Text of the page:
Inversion is the geometrical process by which points P are transformed to their corresponding inverses P'. Inversion is performed around a circle of inversion, in which all points outside the circle go inside, and all inside go outside. Points on the circle stay put.

To invert a point P outside the circle centered at O with radius *r*, (you might want to get out a piece of paper for this) draw the line segment OP. Now draw a tangent line to the circle that includes P (call the point it touches the circle T). Finally, draw the line segment OT. The foot of the altitude of OTP from T is the inverted point P' (That is, where the perpendicular to TP intersects OP).

Similarly, to invert a point P inside the circle, first draw the line containing OP. Draw a perpendicular line to OP at P. The point at which this intersects the circle is T. Finally, draw a tangent from the circle at T, and the point where T intersects the line containing OP is P', the inverted point.

Practice it a few times, just to get a feel for it. I'd include a diagram if I could.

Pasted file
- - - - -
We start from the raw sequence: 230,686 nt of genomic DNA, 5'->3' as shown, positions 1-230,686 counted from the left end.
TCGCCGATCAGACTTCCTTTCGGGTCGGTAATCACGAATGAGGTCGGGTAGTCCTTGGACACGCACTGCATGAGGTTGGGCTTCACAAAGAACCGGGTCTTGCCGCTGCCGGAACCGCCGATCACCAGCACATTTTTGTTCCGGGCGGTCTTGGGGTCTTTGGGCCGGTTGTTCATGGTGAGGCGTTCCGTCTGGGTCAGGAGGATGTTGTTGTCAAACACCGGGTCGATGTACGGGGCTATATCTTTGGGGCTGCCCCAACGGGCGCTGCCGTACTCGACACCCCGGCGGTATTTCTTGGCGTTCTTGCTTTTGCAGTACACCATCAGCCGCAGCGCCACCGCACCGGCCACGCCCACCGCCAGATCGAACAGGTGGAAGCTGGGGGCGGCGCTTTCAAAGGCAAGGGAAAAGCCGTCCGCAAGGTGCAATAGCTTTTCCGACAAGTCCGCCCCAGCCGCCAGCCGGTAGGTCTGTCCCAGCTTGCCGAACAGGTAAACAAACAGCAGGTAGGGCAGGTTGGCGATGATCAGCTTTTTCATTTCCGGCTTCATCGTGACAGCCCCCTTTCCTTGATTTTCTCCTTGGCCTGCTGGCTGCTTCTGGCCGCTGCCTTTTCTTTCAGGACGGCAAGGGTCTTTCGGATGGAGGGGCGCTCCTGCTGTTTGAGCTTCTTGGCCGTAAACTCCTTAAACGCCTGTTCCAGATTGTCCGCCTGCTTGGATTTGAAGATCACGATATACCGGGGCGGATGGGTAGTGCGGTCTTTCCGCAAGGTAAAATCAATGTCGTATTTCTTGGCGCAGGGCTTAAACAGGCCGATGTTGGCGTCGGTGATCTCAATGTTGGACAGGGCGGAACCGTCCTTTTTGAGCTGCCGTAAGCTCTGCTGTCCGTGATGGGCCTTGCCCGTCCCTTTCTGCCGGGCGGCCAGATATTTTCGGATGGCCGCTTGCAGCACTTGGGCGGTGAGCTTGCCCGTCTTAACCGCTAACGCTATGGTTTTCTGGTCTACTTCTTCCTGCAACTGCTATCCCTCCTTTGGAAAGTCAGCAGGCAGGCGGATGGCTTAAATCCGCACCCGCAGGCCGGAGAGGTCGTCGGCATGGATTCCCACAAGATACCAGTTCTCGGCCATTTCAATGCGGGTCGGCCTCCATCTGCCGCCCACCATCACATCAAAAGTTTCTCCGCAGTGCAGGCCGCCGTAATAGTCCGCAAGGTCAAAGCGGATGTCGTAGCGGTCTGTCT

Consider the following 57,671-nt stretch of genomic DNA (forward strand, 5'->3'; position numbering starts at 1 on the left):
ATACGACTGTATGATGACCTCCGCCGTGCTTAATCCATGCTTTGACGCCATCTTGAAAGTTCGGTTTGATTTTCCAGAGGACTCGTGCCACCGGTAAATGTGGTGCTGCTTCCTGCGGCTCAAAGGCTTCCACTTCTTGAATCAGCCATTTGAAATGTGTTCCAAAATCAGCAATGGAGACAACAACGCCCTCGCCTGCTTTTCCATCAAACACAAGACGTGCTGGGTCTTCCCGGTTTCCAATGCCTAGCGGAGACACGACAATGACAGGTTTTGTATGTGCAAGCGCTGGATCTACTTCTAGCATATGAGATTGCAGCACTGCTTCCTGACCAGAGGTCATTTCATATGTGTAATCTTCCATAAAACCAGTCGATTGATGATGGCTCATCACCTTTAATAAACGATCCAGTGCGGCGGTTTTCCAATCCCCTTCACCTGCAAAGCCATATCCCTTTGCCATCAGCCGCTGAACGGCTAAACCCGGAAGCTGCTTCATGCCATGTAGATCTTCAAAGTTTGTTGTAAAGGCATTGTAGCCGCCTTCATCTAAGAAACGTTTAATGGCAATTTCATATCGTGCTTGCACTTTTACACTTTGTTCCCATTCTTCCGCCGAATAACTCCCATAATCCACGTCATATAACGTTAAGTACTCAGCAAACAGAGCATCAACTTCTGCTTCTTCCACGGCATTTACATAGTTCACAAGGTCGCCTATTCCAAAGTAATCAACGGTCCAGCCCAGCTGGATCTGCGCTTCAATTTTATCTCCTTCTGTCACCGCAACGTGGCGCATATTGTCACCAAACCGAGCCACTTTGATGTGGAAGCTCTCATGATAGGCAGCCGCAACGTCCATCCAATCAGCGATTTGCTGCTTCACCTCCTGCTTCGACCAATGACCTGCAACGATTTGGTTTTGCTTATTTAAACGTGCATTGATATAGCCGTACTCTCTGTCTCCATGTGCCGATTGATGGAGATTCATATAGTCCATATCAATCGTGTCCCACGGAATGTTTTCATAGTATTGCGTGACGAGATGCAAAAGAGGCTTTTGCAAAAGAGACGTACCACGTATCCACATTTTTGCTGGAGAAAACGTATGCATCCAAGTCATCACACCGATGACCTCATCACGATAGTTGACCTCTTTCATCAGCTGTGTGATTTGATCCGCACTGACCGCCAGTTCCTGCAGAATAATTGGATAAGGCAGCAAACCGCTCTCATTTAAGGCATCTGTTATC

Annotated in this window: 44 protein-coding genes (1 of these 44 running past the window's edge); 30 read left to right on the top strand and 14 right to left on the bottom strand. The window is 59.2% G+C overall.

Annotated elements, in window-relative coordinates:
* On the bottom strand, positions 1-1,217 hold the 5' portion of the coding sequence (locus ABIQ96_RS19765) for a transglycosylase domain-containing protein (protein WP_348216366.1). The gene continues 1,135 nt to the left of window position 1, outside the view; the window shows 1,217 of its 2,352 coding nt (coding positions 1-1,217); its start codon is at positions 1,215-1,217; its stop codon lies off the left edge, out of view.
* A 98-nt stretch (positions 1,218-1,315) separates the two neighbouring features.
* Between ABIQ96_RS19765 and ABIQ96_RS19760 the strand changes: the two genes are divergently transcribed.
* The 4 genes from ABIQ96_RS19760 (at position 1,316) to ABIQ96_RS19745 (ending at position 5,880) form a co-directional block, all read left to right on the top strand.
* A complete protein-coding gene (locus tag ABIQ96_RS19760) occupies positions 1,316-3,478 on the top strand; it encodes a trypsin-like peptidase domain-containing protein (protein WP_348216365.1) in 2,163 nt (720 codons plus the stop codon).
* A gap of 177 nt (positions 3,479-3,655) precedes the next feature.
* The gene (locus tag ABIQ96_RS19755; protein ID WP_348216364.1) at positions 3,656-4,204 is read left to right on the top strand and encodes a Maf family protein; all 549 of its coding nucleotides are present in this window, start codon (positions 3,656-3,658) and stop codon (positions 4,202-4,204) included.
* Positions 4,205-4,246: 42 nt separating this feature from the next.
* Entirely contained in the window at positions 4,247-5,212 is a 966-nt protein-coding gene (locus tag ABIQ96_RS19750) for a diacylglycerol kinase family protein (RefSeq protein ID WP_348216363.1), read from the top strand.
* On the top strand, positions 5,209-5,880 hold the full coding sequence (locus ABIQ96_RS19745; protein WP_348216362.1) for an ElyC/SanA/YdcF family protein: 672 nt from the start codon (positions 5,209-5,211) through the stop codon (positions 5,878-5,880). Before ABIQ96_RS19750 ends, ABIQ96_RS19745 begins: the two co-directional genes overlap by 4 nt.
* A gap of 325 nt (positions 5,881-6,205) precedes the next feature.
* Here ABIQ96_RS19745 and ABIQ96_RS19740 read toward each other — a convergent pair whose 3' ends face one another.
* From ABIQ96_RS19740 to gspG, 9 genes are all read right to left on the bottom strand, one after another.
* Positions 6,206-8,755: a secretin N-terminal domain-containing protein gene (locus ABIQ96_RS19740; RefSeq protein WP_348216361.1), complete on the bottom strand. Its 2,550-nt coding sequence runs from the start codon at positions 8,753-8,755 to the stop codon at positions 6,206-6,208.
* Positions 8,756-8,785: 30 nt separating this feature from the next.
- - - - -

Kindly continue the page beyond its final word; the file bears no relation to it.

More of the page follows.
Inversion does a lot of cool stuff. For instance, inverting an (infinitely long) line outside the circle of inversion turns it into a circle inside the inversion circle. Also, when inverting anything, intersecting points still intersect. For instance, inverting two intersecting lines gives two tangential circles.

Try inverting a square.

Analytically, inversion about the origin with radius *r* can be described with the vector equation:

**x'** = r^{2}**x** / |**x**|^{2} (Eric Weisstein's World of Mathematics, http://mathworld.wolfram.com/Inversion.html)

Naturally, this can be extended to any circle of inversion through simple translation.

If lines are treated as circles of infinite radius, all circles invert to circles.

Many geometrical proofs can be done by inverting the figure in question about a suitable circle of inversion. It can turn massively complex concepts into relatively simple ones.

Inverting a parabola about its focus gives a cardioid. Inverting a logarithmic spiral about its center gives yet another logarithmic spiral.

What happens when you invert a hyperbola?